By Arieh Iserles

ISBN-10: 0521482550

ISBN-13: 9780521482554

Acta Numerica has confirmed itself because the leading discussion board for the presentation of definitive studies of numerical research themes. Highlights of this year's factor contain articles on sequential quadratic programming, mesh adaption, loose boundary difficulties, and particle tools in continuum computations. The invited papers will enable researchers and graduate scholars alike to fast seize the present tendencies and advancements during this box.

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**Extra resources for Acta Numerica 1995 (Volume 4)**

**Example text**

Fukushima (1986), 'A successive quadratic programming algorithm with global and superlinear convergence properties', Mathematical Programming 35, 253264. D. Gabay (1982), 'Reduced quasi-Newton methods with feasibility improvement for nonlinearly constrained optimization', Mathematical Programming Study 16, 18-44. U. M. Garcia-Palomares and O. L. Mangasarian (1976), 'Superlinearly convergent quasi-Newton methods for nonlinearly constrained optimization problems', Mathematical Programming 11, 1-13.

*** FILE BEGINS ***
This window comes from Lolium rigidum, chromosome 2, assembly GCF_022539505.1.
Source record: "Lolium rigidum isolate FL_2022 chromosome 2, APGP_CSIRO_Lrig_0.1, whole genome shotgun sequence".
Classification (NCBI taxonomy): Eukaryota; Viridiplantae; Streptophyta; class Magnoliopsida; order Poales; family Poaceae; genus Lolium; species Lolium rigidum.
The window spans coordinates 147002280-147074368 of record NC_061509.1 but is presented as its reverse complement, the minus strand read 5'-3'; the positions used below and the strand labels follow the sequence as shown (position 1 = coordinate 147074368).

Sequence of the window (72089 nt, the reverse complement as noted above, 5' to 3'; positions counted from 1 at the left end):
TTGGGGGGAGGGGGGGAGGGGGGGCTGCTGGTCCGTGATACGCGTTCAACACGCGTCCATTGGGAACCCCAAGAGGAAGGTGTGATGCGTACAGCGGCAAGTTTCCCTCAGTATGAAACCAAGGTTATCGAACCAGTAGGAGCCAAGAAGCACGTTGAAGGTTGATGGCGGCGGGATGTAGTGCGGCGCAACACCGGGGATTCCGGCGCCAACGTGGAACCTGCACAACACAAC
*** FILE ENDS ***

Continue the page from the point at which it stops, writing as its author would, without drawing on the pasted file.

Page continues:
Tolle (1989), 'A strategy for global convergence in a sequential quadratic programming algorithm', SIAM Journal on Numerical Analysis 21, 600-623. P. T. Boggs and J. W. Tolle (1994), 'Convergence properties of a class of rank-two updates', SIAM Journal on Optimization 4, 262-287. 48 BOGGS AND TOLLE P. T. Boggs, J. W. Tolle and A. J. Kearsley (1991), 'A merit function for inequality constrained nonlinear programming problems', Internal Report 4702, National Institute of Standards and Technology.

In this section we mention two of these, namely, problem structure and the solution of large scale quadratic programs. Problems are considered large if, to solve them efficiently, either their structure must be exploited or the storage and manipulation of the matrices involved must be handled in a special manner. The most obvious structure, and the one most commonly considered, is sparsity of the matrices V/i, Vg and HC. Typically in large scale problems most constraints depend on only a few of the variables and the objective function is 'partially separable' (a partially separable function is, for example, made up of a sum of functions, each of which depends on only a few of the variables).

### Acta Numerica 1995 (Volume 4) by Arieh Iserles

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